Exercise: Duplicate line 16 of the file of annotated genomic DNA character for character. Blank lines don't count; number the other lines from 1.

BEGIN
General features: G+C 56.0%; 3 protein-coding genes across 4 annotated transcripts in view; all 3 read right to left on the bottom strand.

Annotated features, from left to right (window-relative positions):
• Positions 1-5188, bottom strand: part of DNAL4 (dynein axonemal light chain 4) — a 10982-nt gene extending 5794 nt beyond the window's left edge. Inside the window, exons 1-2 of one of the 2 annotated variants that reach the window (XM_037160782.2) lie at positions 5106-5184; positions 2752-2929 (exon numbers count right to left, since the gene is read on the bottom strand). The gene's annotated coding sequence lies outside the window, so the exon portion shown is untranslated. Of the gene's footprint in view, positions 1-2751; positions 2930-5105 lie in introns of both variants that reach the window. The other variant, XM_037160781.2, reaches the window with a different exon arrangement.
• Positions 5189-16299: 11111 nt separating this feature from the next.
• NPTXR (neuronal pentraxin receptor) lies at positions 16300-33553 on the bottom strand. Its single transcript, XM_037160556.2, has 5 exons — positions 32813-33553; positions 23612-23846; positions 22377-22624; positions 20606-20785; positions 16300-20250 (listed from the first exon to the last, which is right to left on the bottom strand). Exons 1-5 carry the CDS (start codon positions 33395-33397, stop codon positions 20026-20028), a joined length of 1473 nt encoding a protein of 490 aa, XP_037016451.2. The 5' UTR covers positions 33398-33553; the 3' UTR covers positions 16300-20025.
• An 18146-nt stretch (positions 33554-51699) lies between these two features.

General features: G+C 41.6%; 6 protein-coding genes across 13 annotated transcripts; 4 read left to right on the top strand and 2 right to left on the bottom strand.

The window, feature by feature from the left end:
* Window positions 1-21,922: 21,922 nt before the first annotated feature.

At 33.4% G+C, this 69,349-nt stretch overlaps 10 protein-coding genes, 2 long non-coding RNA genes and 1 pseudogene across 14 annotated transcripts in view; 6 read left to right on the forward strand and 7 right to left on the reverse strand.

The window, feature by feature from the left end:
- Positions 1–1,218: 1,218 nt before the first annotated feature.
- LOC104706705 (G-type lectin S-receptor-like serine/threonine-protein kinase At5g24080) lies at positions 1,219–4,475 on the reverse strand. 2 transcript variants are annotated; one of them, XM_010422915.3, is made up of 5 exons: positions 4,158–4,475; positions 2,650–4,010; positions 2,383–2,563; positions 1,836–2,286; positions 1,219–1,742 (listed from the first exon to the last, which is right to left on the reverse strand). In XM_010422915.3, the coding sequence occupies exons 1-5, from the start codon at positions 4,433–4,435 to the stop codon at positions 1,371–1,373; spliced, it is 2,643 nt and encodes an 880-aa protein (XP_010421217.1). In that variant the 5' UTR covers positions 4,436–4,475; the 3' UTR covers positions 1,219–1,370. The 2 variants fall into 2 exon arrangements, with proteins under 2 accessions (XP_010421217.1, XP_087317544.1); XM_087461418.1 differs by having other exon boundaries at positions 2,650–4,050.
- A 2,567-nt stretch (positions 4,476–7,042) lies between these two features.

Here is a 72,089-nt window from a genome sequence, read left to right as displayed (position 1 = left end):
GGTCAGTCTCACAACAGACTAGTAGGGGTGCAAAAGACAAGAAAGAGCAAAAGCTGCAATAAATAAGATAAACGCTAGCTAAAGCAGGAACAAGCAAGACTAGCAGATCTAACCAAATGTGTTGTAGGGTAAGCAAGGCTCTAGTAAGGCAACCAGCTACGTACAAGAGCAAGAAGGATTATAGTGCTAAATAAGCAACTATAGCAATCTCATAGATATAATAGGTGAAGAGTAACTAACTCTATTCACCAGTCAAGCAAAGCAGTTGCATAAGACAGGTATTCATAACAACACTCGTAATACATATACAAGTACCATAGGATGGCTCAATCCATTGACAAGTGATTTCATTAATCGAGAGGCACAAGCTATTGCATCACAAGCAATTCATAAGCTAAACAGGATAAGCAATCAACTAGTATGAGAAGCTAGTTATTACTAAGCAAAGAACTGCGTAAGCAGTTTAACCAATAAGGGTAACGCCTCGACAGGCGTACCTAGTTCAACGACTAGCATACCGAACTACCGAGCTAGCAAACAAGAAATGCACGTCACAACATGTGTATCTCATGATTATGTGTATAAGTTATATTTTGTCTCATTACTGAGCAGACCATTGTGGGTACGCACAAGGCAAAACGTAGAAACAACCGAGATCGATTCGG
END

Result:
GGTCAGTCTCACAACAGACTAGTAGGGGTGCAAAAGACAAGAAAGAGCAAAAGCTGCAATAAATAAGATAAACGCTAGCTAAAGCAGGAACAAGCAAGACTAGCAGATCTAACCAAATGTGTTGTAGGGTAAGCAAGGCTCTAGTAAGGCAACCAGCTACGTACAAGAGCAAGAAGGATTATAGTGCTAAATAAGCAACTATAGCAATCTCATAGATATAATAGGTGAAGAGTAACTAACTCTATTCACCAGTCAAGCAAAGCAGTTGCATAAGACAGGTATTCATAACAACACTCGTAATACATATACAAGTACCATAGGATGGCTCAATCCATTGACAAGTGATTTCATTAATCGAGAGGCACAAGCTATTGCATCACAAGCAATTCATAAGCTAAACAGGATAAGCAATCAACTAGTATGAGAAGCTAGTTATTACTAAGCAAAGAACTGCGTAAGCAGTTTAACCAATAAGGGTAACGCCTCGACAGGCGTACCTAGTTCAACGACTAGCATACCGAACTACCGAGCTAGCAAACAAGAAATGCACGTCACAACATGTGTATCTCATGATTATGTGTATAAGTTATATTTTGTCTCATTACTGAGCAGACCATTGTGGGTACGCACAAGGCAAAACGTAGAAACAACCGAGATCGATTCGG